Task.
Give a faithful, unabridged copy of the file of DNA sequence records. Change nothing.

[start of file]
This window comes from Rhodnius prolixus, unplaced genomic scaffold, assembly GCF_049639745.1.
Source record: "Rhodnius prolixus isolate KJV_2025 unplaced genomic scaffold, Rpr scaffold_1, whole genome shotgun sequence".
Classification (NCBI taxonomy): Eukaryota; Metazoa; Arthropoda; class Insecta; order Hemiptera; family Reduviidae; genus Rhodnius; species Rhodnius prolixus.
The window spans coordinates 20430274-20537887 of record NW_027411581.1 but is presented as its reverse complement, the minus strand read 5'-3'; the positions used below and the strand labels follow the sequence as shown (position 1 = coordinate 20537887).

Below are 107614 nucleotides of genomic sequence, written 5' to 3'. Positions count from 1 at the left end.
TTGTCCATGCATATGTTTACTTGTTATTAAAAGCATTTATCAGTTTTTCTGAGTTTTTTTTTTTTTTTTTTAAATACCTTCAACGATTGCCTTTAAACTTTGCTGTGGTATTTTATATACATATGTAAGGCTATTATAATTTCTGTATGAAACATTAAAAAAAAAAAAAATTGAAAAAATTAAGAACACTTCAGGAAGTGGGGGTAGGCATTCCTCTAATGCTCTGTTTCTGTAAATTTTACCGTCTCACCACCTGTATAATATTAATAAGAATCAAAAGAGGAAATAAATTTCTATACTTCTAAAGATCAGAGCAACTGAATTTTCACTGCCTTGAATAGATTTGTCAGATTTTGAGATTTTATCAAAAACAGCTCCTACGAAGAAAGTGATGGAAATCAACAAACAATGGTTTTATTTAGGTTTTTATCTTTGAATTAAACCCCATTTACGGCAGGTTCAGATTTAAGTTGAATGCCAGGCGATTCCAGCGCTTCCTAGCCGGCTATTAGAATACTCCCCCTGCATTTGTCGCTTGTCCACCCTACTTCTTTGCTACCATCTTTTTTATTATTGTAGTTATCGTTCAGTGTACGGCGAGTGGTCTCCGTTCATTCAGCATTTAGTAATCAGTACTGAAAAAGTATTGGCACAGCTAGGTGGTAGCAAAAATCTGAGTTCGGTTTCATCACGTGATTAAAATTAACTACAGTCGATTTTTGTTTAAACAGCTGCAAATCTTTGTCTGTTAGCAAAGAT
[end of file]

This window comes from Rhodnius prolixus, unplaced genomic scaffold, assembly GCF_049639745.1.
Source record: "Rhodnius prolixus isolate KJV_2025 unplaced genomic scaffold, Rpr scaffold_1, whole genome shotgun sequence".
Classification (NCBI taxonomy): Eukaryota; Metazoa; Arthropoda; class Insecta; order Hemiptera; family Reduviidae; genus Rhodnius; species Rhodnius prolixus.
The window spans coordinates 20430274-20537887 of record NW_027411581.1 but is presented as its reverse complement, the minus strand read 5'-3'; the positions used below and the strand labels follow the sequence as shown (position 1 = coordinate 20537887).

Below are 107614 nucleotides of genomic sequence, written 5' to 3'. Positions count from 1 at the left end.
TTGTCCATGCATATGTTTACTTGTTATTAAAAGCATTTATCAGTTTTTCTGAGTTTTTTTTTTTTTTTTTTAAATACCTTCAACGATTGCCTTTAAACTTTGCTGTGGTATTTTATATACATATGTAAGGCTATTATAATTTCTGTATGAAACATTAAAAAAAAAAAAAATTGAAAAAATTAAGAACACTTCAGGAAGTGGGGGTAGGCATTCCTCTAATGCTCTGTTTCTGTAAATTTTACCGTCTCACCACCTGTATAATATTAATAAGAATCAAAAGAGGAAATAAATTTCTATACTTCTAAAGATCAGAGCAACTGAATTTTCACTGCCTTGAATAGATTTGTCAGATTTTGAGATTTTATCAAAAACAGCTCCTACGAAGAAAGTGATGGAAATCAACAAACAATGGTTTTATTTAGGTTTTTATCTTTGAATTAAACCCCATTTACGGCAGGTTCAGATTTAAGTTGAATGCCAGGCGATTCCAGCGCTTCCTAGCCGGCTATTAGAATACTCCCCCTGCATTTGTCGCTTGTCCACCCTACTTCTTTGCTACCATCTTTTTTATTATTGTAGTTATCGTTCAGTGTACGGCGAGTGGTCTCCGTTCATTCAGCATTTAGTAATCAGTACTGAAAAAGTATTGGCACAGCTAGGTGGTAGCAAAAATCTGAGTTCGGTTTCATCACGTGATTAAAATTAACTACAGTCGATTTTTGTTTAAACAGCTGCAAATCTTTGTCTGTTAGCAAAGAT